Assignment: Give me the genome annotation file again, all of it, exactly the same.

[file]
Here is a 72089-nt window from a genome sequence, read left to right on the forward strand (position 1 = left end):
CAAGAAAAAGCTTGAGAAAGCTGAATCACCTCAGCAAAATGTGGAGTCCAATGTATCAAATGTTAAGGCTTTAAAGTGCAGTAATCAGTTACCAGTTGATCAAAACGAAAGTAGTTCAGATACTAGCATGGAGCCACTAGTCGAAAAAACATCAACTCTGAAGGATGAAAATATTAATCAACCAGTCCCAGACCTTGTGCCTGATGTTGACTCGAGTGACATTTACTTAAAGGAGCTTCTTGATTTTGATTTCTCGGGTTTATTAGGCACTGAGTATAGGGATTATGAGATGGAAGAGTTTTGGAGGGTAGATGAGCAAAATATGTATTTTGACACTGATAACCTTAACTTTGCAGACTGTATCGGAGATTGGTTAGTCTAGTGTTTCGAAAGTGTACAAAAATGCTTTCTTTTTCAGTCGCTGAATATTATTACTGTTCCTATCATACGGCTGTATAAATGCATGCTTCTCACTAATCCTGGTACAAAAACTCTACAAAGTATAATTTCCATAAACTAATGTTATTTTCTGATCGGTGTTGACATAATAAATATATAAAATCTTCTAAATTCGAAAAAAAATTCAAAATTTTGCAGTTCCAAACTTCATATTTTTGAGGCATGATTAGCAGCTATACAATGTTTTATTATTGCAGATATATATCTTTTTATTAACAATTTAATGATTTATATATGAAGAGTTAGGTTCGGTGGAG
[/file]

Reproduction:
Here is a 72089-nt window from a genome sequence, read left to right on the forward strand (position 1 = left end):
CAAGAAAAAGCTTGAGAAAGCTGAATCACCTCAGCAAAATGTGGAGTCCAATGTATCAAATGTTAAGGCTTTAAAGTGCAGTAATCAGTTACCAGTTGATCAAAACGAAAGTAGTTCAGATACTAGCATGGAGCCACTAGTCGAAAAAACATCAACTCTGAAGGATGAAAATATTAATCAACCAGTCCCAGACCTTGTGCCTGATGTTGACTCGAGTGACATTTACTTAAAGGAGCTTCTTGATTTTGATTTCTCGGGTTTATTAGGCACTGAGTATAGGGATTATGAGATGGAAGAGTTTTGGAGGGTAGATGAGCAAAATATGTATTTTGACACTGATAACCTTAACTTTGCAGACTGTATCGGAGATTGGTTAGTCTAGTGTTTCGAAAGTGTACAAAAATGCTTTCTTTTTCAGTCGCTGAATATTATTACTGTTCCTATCATACGGCTGTATAAATGCATGCTTCTCACTAATCCTGGTACAAAAACTCTACAAAGTATAATTTCCATAAACTAATGTTATTTTCTGATCGGTGTTGACATAATAAATATATAAAATCTTCTAAATTCGAAAAAAAATTCAAAATTTTGCAGTTCCAAACTTCATATTTTTGAGGCATGATTAGCAGCTATACAATGTTTTATTATTGCAGATATATATCTTTTTATTAACAATTTAATGATTTATATATGAAGAGTTAGGTTCGGTGGAG